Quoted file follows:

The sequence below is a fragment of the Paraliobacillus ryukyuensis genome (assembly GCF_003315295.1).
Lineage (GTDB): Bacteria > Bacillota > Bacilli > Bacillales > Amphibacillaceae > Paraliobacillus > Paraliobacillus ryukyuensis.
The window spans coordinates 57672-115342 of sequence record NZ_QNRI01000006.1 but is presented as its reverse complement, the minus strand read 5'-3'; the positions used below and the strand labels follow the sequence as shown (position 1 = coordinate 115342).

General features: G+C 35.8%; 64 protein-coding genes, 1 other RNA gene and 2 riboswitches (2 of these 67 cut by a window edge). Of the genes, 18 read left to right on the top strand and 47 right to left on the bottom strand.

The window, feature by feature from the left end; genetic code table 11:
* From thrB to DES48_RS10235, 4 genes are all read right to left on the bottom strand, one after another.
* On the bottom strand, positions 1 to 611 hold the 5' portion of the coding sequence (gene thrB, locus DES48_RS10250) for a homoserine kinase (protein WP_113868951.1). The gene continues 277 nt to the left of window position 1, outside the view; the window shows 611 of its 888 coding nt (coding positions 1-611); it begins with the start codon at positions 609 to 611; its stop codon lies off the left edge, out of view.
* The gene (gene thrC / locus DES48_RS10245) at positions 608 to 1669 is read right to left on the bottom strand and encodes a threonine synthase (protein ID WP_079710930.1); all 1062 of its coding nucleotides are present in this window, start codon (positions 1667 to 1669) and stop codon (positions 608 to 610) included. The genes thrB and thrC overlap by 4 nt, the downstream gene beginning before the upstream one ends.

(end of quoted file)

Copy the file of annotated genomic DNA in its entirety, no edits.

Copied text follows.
The sequence below is a fragment of the Paraliobacillus ryukyuensis genome (assembly GCF_003315295.1).
Lineage (GTDB): Bacteria > Bacillota > Bacilli > Bacillales > Amphibacillaceae > Paraliobacillus > Paraliobacillus ryukyuensis.
The window spans coordinates 57672-115342 of sequence record NZ_QNRI01000006.1 but is presented as its reverse complement, the minus strand read 5'-3'; the positions used below and the strand labels follow the sequence as shown (position 1 = coordinate 115342).

General features: G+C 35.8%; 64 protein-coding genes, 1 other RNA gene and 2 riboswitches (2 of these 67 cut by a window edge). Of the genes, 18 read left to right on the top strand and 47 right to left on the bottom strand.

The window, feature by feature from the left end; genetic code table 11:
* From thrB to DES48_RS10235, 4 genes are all read right to left on the bottom strand, one after another.
* On the bottom strand, positions 1 to 611 hold the 5' portion of the coding sequence (gene thrB, locus DES48_RS10250) for a homoserine kinase (protein WP_113868951.1). The gene continues 277 nt to the left of window position 1, outside the view; the window shows 611 of its 888 coding nt (coding positions 1-611); it begins with the start codon at positions 609 to 611; its stop codon lies off the left edge, out of view.
* The gene (gene thrC / locus DES48_RS10245) at positions 608 to 1669 is read right to left on the bottom strand and encodes a threonine synthase (protein ID WP_079710930.1); all 1062 of its coding nucleotides are present in this window, start codon (positions 1667 to 1669) and stop codon (positions 608 to 610) included. The genes thrB and thrC overlap by 4 nt, the downstream gene beginning before the upstream one ends.